This brings up the third point I want to make. Although it remains to be seen, in later “rules” perhaps, whether Peterson’s advertised “success” is more than merely the economic kind, it is worth remembering that people are different, and have other goals they hold at least alongside money-making. They pursue a meaningful life, loving relationships, service to others, knowledge, self-expression, contemplation. Some, indeed, pursue poverty, an irony awaiting us no doubt when Peterson tries to shoehorn his supposed Christian sympathies into his Right-wing ones.
I suggest that what people want is happiness, and Peterson hasn’t indicated so far that he’s interested in that achievement. There is good research showing that happiness does not track wealth; deficient finances may seriously negatively impact happiness, and happiness increases as far as it satisfies the more fundamental levels of Maslow’s Hierarchy of Needs, but thereafter, it makes little difference (or makes people miserable).
The fact that people have enormous variability in their personality is important, because it means that a rule (and particularly its intended results) won’t suit everyone and might often suit only a small minorty of an audience. I and several people I know find the idea of climbing up social hierarchies by competing for wealth and status repugnant and counter-productive to the goal of living a satisfying life, and see people who do so as sad, selfish, shallow and untrustworthy – in extreme cases, psychopaths doing untold damage to the rest of society. And when one such – with imperceptible intelligence and conscientiousness, but with inherited wealth and an obsession for climbing the greasy pole – reaches the position of President of the United States of America, we are reminded that social hierarchies are generally sclerotic and oppressive ones based on power, rather than “valid” ones based on competence.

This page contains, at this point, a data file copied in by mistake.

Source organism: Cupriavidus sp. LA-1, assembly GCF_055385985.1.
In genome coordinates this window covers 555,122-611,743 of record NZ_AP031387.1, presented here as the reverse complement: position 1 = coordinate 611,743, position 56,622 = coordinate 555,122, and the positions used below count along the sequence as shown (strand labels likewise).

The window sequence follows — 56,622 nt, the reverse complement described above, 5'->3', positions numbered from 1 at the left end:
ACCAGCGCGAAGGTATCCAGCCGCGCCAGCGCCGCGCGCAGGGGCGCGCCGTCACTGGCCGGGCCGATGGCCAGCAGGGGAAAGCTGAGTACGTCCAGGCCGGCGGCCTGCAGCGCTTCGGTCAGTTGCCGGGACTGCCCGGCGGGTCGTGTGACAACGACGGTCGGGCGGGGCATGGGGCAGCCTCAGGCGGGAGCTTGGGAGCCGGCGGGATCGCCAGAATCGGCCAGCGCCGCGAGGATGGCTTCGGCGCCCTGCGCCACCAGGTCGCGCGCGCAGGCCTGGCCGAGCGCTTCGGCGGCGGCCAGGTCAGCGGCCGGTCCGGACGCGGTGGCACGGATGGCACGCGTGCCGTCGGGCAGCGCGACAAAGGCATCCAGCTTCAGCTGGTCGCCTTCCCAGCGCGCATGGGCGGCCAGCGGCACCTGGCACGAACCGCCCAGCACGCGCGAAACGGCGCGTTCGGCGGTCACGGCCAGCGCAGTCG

Peterson’s rules are supposed to be “for life”, implying for everyone’s best life, but they only apply to a minority. Had Peterson written one of those how-to-get-ahead books, “12 Rules for Success”, I wouldn’t mind as much, but his book would have drowned in the sea of similar tomes and not reached the top-lobster position at Amazon. There will be a natural filter that comes into play, attracting the lobster-minded to Peterson, but the misapplication is potentially damaging, causing other people, whose natural inclination lies in another direction, yet who happen upon his work and think it ought to apply to them, to fight for supremacy in the power hierarchies of society, causing them unnecessary stress, humiliation and failure. That’s the thing about hierarchies (and Peterson draws a triangle often when he says it): they’re pointy at the top, so if we characterize everyone lower down as losers, we’re just a dick.
Peterson now sums up Chapter One as,